I’m obviously a big fan of reducing, reusing and recycling. That said, one of my biggest concerns is dealing with expired medications. Depending upon where I’ve lived in the country, there have been different options for disposing of them. What I do know is there is increasing evidence that throwing prescription drugs, over-the-counter drugs and other personal care products in the garbage — or flushing them down the toilet or the sink — is negatively impacting the environment and may have a harmful effect on human health. These pharmaceuticals filter into the groundwater, ending up in our lakes and streams. The U.S. Geological Survey studied water from 139 streams in 30 states and found that 80% contained traces of pharmaceuticals. The affect those traces of pharmaceuticals may have on the environment, plants and marine life is understudied and unknown. According to Health Canada, “Although there is not yet any solid evidence, there is also some concern about leftover prescriptions drugs, which are disposed of into the environment, possibly adding to the problem of antibiotic resistance. Antibiotic resistance is believed to be caused by the overuse or inappropriate use of prescription drugs, such as antibiotics, in preventing or treating infection and disease in people, animals and plants. When antibiotics are used inappropriately (for example, a drug prescribed to fight infection is not taken as directed), the weak germs are killed but the stronger, more resistant ones survive and multiply. These drug-resistant germs make it harder to prevent and treat infections and diseases because fewer antibiotics are effective against them.” If you live in the British Columbia, Canada, you don’t have to worry about what to do with your unused pharmaceuticals because the province has a program for that: The Post Consumer Pharmaceutical Stewardship Association (PCPSA). The PCPSA was formed with the intention to divert expired and/or unused medications from landfills and sewers, as well as to ensure safe and effective collection. There are more than 900 locations across the province where the public may return unused or expired medications, and there is no charge to the public for this service. If you live in British Columbia you can dispose of your old medications in an environmentally friendly manner. This includes all prescription drugs, all nonprescription medicines, herbal products, mineral supplements, vitamin supplements and throat lozenges. O Canada, your home and native land got it right with the PCPSA.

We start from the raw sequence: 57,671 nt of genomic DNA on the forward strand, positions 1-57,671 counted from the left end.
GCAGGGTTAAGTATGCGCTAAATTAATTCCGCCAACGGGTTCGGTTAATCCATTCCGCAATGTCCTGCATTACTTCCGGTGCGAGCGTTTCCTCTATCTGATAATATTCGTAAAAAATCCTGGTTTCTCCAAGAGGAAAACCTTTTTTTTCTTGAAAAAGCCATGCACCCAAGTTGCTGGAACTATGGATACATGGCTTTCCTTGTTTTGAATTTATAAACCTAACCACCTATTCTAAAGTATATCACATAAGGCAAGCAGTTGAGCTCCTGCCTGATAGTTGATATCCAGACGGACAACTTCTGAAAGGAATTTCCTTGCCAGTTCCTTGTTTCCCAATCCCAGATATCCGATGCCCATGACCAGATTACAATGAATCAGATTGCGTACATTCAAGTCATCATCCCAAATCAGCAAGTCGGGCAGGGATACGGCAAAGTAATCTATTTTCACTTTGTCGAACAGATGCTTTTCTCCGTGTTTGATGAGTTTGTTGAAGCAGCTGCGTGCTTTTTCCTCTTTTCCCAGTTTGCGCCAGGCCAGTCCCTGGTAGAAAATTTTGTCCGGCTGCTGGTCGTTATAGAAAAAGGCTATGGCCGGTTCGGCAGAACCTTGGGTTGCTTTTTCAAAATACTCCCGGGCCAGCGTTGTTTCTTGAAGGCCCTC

Canada Says Yes to Safe Disposal of Drugs
The PCPSA was formed to divert expired and/or unused medications from landfills and sewers, as well as to ensure safe and effective collection.